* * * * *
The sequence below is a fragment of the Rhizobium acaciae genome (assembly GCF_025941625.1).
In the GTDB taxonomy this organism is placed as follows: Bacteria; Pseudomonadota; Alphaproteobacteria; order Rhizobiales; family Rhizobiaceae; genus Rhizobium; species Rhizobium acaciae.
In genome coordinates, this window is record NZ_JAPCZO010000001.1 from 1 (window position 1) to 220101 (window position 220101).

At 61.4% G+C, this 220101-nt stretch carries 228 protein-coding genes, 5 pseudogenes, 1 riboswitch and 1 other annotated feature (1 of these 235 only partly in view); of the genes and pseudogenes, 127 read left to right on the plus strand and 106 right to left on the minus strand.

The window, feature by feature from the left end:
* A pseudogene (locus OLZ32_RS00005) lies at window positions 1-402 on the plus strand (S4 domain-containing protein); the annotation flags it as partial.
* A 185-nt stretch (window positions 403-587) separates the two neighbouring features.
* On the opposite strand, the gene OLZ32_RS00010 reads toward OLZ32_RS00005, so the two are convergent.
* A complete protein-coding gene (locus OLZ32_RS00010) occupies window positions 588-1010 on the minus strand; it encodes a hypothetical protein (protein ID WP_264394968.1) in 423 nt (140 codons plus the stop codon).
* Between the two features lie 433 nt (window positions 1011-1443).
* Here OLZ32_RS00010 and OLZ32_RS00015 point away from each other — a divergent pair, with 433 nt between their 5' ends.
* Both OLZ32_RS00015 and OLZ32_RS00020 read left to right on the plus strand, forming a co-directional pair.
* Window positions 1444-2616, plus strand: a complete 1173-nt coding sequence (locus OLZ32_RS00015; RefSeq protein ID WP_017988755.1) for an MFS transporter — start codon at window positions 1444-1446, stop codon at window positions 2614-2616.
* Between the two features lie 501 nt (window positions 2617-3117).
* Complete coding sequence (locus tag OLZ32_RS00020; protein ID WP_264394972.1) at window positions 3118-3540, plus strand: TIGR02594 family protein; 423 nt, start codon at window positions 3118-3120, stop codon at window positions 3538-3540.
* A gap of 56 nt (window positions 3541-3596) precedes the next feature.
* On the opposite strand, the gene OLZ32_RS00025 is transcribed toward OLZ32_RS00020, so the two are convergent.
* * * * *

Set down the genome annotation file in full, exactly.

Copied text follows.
The sequence below is a fragment of the Rhizobium acaciae genome (assembly GCF_025941625.1).
In the GTDB taxonomy this organism is placed as follows: Bacteria; Pseudomonadota; Alphaproteobacteria; order Rhizobiales; family Rhizobiaceae; genus Rhizobium; species Rhizobium acaciae.
In genome coordinates, this window is record NZ_JAPCZO010000001.1 from 1 (window position 1) to 220101 (window position 220101).

At 61.4% G+C, this 220101-nt stretch carries 228 protein-coding genes, 5 pseudogenes, 1 riboswitch and 1 other annotated feature (1 of these 235 only partly in view); of the genes and pseudogenes, 127 read left to right on the plus strand and 106 right to left on the minus strand.

The window, feature by feature from the left end:
* A pseudogene (locus OLZ32_RS00005) lies at window positions 1-402 on the plus strand (S4 domain-containing protein); the annotation flags it as partial.
* A 185-nt stretch (window positions 403-587) separates the two neighbouring features.
* On the opposite strand, the gene OLZ32_RS00010 reads toward OLZ32_RS00005, so the two are convergent.
* A complete protein-coding gene (locus OLZ32_RS00010) occupies window positions 588-1010 on the minus strand; it encodes a hypothetical protein (protein ID WP_264394968.1) in 423 nt (140 codons plus the stop codon).
* Between the two features lie 433 nt (window positions 1011-1443).
* Here OLZ32_RS00010 and OLZ32_RS00015 point away from each other — a divergent pair, with 433 nt between their 5' ends.
* Both OLZ32_RS00015 and OLZ32_RS00020 read left to right on the plus strand, forming a co-directional pair.
* Window positions 1444-2616, plus strand: a complete 1173-nt coding sequence (locus OLZ32_RS00015; RefSeq protein ID WP_017988755.1) for an MFS transporter — start codon at window positions 1444-1446, stop codon at window positions 2614-2616.
* Between the two features lie 501 nt (window positions 2617-3117).
* Complete coding sequence (locus tag OLZ32_RS00020; protein ID WP_264394972.1) at window positions 3118-3540, plus strand: TIGR02594 family protein; 423 nt, start codon at window positions 3118-3120, stop codon at window positions 3538-3540.
* A gap of 56 nt (window positions 3541-3596) precedes the next feature.
* On the opposite strand, the gene OLZ32_RS00025 is transcribed toward OLZ32_RS00020, so the two are convergent.